GUY Stenhouse ("Words matter... the question should be: Do we separate or not?", The Herald, October 24) says that the wording of the question in a future independence referendum should be changed from that used in 2014, which was “Should Scotland be an Independent country”. Yes or No.

Perfectly clear and unambiguous and agreed by both sides. Everyone understood what they were voting for. The No side won and there were no complaints from the Yes side.

Now that the polls are showing independence supporters to be in a clear majority the only reason that Unionist camp want to change the question is to cause confusion.

What could be clearer than the original question?

James Duncan, Edinburgh EH10.

GUY Stenhouse spews nonsense. Boris Johnson, Michael Gove and Dominic Cummings are not giving greater powers to Scotland but rather are using the Brexit disaster to ram through the Internal Market Bill that destroys devolution and returns all powers to a Westminster dominated by 533 English MPs.

The bill will negatively impact Scotland's food quality, environment, education standards, law, the NHS, and even our water. An unelected quango can over-rule the Scottish Parliament, force fracking and take Scotland to court to give foreign companies access to the NHS. London won’t replace the annual £2.1 billion Scotland receives from the EU structural fund with its paltry shared prosperity fund where the spending will be determined by Westminster with a Union flag slapped on for good measure. Condemnation of this shameless power grab has come from the NFU, TUC, STUC and the House of Lords.

Mr Stenhouse says Scotland is drawing on the financial strength of the UK during this pandemic when our dependency on Westminster precludes the Scottish Government from borrowing the money to, for example, extend the furlough scheme to save thousands of jobs, as other European countries are doing. Instead, we are reduced to begging Rishi Sunak to return some of the billions we send to London to stave off economic collapse. An independent Scotland’s central bank would keep its wealth, borrow the money to support its people through this crisis and invest in future growth areas like renewable energy.

He refers to "our significant budget deficit", when Scotland has to balance its budget and can’t overspend. The "deficit" is created by our London masters who burden us with multiple UK-wide costs we don’t control, including £4.5bn per annum to service a UK debt we didn’t create nor benefit from.

Words do matter. That’s why the only fair question is: “Should Scotland’s independence be restored?” Only by restoring Scottish independence can we make our own decisions and not be ruled by a distant government that holds us back and treats us with contempt.

Leah Gunn Barrett, Edinburgh EH10.

GUY Stenhouse states correctly that the way a question is phrased can bias the result, which he summarises as "words matter’’.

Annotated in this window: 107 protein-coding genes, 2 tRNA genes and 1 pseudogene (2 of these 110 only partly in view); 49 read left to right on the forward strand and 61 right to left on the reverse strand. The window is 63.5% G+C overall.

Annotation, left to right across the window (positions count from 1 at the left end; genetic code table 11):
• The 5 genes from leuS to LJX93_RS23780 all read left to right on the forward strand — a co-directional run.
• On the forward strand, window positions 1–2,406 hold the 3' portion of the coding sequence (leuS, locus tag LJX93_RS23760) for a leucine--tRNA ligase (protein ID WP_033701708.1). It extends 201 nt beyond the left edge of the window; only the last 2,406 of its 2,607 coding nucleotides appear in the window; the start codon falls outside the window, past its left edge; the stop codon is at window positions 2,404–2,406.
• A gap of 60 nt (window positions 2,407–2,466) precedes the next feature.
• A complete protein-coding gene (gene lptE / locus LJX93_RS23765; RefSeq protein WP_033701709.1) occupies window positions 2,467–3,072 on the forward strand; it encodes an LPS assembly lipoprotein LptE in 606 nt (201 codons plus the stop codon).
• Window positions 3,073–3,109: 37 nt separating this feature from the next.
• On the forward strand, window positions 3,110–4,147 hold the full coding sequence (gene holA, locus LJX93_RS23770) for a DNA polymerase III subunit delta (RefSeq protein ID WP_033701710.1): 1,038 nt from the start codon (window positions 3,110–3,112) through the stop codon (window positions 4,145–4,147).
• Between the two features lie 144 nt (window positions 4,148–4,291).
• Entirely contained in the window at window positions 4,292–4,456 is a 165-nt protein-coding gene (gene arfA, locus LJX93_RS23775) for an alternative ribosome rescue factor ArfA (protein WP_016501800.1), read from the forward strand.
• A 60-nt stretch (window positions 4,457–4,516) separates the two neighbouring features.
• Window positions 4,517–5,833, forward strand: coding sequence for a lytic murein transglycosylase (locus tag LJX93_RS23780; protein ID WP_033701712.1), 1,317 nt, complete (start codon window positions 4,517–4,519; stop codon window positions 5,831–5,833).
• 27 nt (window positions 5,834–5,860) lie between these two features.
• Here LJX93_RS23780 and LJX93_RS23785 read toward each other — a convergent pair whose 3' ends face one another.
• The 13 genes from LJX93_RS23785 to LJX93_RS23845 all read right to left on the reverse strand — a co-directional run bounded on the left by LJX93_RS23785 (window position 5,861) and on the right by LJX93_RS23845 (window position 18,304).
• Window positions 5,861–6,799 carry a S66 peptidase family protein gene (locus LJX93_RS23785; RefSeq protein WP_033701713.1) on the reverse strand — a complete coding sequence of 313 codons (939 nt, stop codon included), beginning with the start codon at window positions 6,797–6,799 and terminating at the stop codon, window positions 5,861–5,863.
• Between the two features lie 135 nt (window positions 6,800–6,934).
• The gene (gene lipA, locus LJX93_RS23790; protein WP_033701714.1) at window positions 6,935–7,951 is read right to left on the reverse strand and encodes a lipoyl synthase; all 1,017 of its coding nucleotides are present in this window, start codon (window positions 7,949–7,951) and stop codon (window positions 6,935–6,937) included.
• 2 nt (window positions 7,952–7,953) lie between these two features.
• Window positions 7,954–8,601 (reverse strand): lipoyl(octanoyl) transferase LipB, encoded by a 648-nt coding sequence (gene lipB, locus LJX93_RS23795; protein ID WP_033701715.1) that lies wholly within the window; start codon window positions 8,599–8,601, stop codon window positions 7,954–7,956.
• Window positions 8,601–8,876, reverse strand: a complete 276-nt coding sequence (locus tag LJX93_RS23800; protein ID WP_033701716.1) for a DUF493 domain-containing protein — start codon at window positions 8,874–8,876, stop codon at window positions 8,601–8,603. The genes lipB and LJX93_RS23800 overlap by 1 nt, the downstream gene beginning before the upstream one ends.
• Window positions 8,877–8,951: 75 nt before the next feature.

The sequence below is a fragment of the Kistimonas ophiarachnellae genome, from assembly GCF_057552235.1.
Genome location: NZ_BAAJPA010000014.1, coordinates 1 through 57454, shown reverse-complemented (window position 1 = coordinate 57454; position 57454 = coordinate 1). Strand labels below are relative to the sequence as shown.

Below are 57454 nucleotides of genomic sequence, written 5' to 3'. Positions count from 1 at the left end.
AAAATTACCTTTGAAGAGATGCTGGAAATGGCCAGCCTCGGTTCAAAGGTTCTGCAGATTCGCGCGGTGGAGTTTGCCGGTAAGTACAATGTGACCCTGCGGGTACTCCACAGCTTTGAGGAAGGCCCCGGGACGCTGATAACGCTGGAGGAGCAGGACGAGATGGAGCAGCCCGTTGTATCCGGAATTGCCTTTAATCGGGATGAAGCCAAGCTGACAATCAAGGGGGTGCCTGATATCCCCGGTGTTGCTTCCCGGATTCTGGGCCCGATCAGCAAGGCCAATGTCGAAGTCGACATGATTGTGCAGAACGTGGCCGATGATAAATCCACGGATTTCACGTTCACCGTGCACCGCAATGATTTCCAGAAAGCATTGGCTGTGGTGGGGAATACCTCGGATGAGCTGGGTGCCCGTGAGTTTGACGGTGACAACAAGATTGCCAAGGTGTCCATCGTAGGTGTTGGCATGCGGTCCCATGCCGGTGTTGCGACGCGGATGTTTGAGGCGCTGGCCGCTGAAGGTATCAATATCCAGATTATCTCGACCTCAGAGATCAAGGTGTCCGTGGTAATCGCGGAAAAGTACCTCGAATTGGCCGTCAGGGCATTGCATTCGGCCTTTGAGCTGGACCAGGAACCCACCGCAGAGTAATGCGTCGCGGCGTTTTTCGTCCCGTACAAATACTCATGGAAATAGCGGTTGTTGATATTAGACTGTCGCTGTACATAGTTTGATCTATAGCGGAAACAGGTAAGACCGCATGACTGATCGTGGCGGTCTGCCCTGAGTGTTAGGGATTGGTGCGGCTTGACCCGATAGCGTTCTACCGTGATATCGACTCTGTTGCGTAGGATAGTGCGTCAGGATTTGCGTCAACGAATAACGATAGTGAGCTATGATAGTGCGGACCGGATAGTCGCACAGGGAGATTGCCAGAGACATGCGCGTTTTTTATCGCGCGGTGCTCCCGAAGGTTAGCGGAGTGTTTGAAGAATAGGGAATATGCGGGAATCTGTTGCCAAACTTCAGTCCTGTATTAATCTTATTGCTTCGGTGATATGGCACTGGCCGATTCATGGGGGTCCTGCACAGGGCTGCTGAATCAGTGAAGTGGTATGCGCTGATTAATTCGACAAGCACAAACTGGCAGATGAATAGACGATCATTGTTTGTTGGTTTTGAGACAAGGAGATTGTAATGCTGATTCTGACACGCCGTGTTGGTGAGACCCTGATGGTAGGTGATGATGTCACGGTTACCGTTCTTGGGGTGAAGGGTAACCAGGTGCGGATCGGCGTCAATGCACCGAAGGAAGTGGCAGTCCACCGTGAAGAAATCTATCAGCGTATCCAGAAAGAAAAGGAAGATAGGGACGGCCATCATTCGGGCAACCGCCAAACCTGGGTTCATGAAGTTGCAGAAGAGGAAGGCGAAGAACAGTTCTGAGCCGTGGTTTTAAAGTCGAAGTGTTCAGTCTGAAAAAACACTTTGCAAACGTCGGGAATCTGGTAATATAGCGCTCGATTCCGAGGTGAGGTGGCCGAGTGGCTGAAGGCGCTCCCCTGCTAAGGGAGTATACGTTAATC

Sadly, he is happy to use facts which are of dubious validity to back up his arguments. Let me take issue with some of them.

First, apart from right-wing apologists, most commentators think that the UK Internal Market Bill will diminish rather than increase devolved powers.

Secondly, he thinks that the UK is a strong player in international financial markets. Does this explain why the pound would buy $2 10 years ago and will buy $1.30 today?

Thirdly, and most surprisingly, he quotes a recent poll that states that 10% more Scots favour remaining in the UK than leaving. I have looked for this poll and failed to find it.

Facts matter too, Mr Stenhouse.

Sam Craig, Glasgow G11.

ALEX Salmond’s lawyer has called on the Scottish Government to publish the legal advice that it received ("Salmond: Government must publish legal advice about review", The Herald October 24) because there is a clear public interest in reading and understanding why it spent large sums of taxpayers’ money in defending his court action before conceding defeat.

Those who understand the court process know that legal costs increase dramatically in the lead-up to a full hearing.

The Government had the benefit of advice from external lawyers, including a prominent senior counsel. Clearly it was told at some point that its position was untenable and required to be conceded. That concession took place only on January 8, 2020, one week before the full hearing date and months after the action had been raised..

If the Government delayed in accepting the legal advice which it had been given (possibly in the hope that Mr Salmond would be formally charged, as he was a few weeks later), that delay cost the taxpayer a great deal of money, not only in respect of Mr Salmond’s legal costs but the bill the Government incurred to its own lawyers.

The Scottish taxpayers, as the ones who footed the bill for all of this, are surely entitled to know.

George Moore, Glasgow G46.

Read more:Guy Stenhouse: Words matter and the independence question should be a different one